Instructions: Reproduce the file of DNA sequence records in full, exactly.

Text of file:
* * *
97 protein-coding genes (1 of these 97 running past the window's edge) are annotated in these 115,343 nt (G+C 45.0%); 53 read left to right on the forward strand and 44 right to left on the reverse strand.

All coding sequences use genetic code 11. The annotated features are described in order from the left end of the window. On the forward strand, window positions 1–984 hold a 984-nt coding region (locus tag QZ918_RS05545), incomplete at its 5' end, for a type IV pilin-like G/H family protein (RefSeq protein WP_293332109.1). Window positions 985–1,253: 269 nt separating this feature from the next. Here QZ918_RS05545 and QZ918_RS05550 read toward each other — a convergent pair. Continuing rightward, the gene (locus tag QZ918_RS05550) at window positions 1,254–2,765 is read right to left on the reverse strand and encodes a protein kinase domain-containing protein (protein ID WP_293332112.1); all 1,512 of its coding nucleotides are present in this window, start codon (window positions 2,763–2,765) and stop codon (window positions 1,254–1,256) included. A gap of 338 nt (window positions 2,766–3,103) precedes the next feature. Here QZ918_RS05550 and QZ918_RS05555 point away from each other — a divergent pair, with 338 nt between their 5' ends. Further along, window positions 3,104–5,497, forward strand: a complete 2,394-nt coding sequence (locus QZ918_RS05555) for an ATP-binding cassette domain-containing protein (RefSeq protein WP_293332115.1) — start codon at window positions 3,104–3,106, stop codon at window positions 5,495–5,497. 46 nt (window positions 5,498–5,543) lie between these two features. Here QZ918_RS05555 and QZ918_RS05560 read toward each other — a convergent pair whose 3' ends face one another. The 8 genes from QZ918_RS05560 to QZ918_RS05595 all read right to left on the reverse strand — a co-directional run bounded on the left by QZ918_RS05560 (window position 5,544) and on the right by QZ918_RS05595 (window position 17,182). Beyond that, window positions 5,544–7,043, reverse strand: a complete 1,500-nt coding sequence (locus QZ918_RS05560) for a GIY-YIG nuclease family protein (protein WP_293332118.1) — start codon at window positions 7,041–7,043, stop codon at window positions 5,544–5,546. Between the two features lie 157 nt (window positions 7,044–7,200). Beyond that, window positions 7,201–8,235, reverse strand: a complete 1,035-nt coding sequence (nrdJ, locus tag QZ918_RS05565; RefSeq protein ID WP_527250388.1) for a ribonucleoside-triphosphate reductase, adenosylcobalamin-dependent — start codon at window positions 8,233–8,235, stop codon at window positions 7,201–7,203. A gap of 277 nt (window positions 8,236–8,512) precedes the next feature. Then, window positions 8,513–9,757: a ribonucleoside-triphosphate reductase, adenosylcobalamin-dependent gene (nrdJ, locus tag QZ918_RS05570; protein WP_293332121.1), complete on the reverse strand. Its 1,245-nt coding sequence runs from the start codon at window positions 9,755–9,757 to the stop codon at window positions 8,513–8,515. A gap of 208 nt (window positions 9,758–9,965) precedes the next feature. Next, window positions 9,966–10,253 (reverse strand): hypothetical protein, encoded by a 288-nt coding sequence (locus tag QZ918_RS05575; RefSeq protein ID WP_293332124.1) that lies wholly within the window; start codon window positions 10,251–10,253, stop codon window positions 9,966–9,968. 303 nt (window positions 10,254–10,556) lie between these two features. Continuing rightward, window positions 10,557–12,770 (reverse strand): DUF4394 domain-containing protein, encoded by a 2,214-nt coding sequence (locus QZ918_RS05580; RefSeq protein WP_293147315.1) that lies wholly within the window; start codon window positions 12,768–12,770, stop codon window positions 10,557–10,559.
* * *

97 protein-coding genes (1 of these 97 running past the window's edge) are annotated in these 115,343 nt (G+C 45.0%); 53 read left to right on the forward strand and 44 right to left on the reverse strand.

All coding sequences use genetic code 11. The annotated features are described in order from the left end of the window. On the forward strand, window positions 1–984 hold a 984-nt coding region (locus tag QZ918_RS05545), incomplete at its 5' end, for a type IV pilin-like G/H family protein (RefSeq protein WP_293332109.1). Window positions 985–1,253: 269 nt separating this feature from the next. Here QZ918_RS05545 and QZ918_RS05550 read toward each other — a convergent pair. Continuing rightward, the gene (locus tag QZ918_RS05550) at window positions 1,254–2,765 is read right to left on the reverse strand and encodes a protein kinase domain-containing protein (protein ID WP_293332112.1); all 1,512 of its coding nucleotides are present in this window, start codon (window positions 2,763–2,765) and stop codon (window positions 1,254–1,256) included. A gap of 338 nt (window positions 2,766–3,103) precedes the next feature. Here QZ918_RS05550 and QZ918_RS05555 point away from each other — a divergent pair, with 338 nt between their 5' ends. Further along, window positions 3,104–5,497, forward strand: a complete 2,394-nt coding sequence (locus QZ918_RS05555) for an ATP-binding cassette domain-containing protein (RefSeq protein WP_293332115.1) — start codon at window positions 3,104–3,106, stop codon at window positions 5,495–5,497. 46 nt (window positions 5,498–5,543) lie between these two features. Here QZ918_RS05555 and QZ918_RS05560 read toward each other — a convergent pair whose 3' ends face one another. The 8 genes from QZ918_RS05560 to QZ918_RS05595 all read right to left on the reverse strand — a co-directional run bounded on the left by QZ918_RS05560 (window position 5,544) and on the right by QZ918_RS05595 (window position 17,182). Beyond that, window positions 5,544–7,043, reverse strand: a complete 1,500-nt coding sequence (locus QZ918_RS05560) for a GIY-YIG nuclease family protein (protein WP_293332118.1) — start codon at window positions 7,041–7,043, stop codon at window positions 5,544–5,546. Between the two features lie 157 nt (window positions 7,044–7,200). Beyond that, window positions 7,201–8,235, reverse strand: a complete 1,035-nt coding sequence (nrdJ, locus tag QZ918_RS05565; RefSeq protein ID WP_527250388.1) for a ribonucleoside-triphosphate reductase, adenosylcobalamin-dependent — start codon at window positions 8,233–8,235, stop codon at window positions 7,201–7,203. A gap of 277 nt (window positions 8,236–8,512) precedes the next feature. Then, window positions 8,513–9,757: a ribonucleoside-triphosphate reductase, adenosylcobalamin-dependent gene (nrdJ, locus tag QZ918_RS05570; protein WP_293332121.1), complete on the reverse strand. Its 1,245-nt coding sequence runs from the start codon at window positions 9,755–9,757 to the stop codon at window positions 8,513–8,515. A gap of 208 nt (window positions 9,758–9,965) precedes the next feature. Next, window positions 9,966–10,253 (reverse strand): hypothetical protein, encoded by a 288-nt coding sequence (locus tag QZ918_RS05575; RefSeq protein ID WP_293332124.1) that lies wholly within the window; start codon window positions 10,251–10,253, stop codon window positions 9,966–9,968. 303 nt (window positions 10,254–10,556) lie between these two features. Continuing rightward, window positions 10,557–12,770 (reverse strand): DUF4394 domain-containing protein, encoded by a 2,214-nt coding sequence (locus QZ918_RS05580; RefSeq protein WP_293147315.1) that lies wholly within the window; start codon window positions 12,768–12,770, stop codon window positions 10,557–10,559.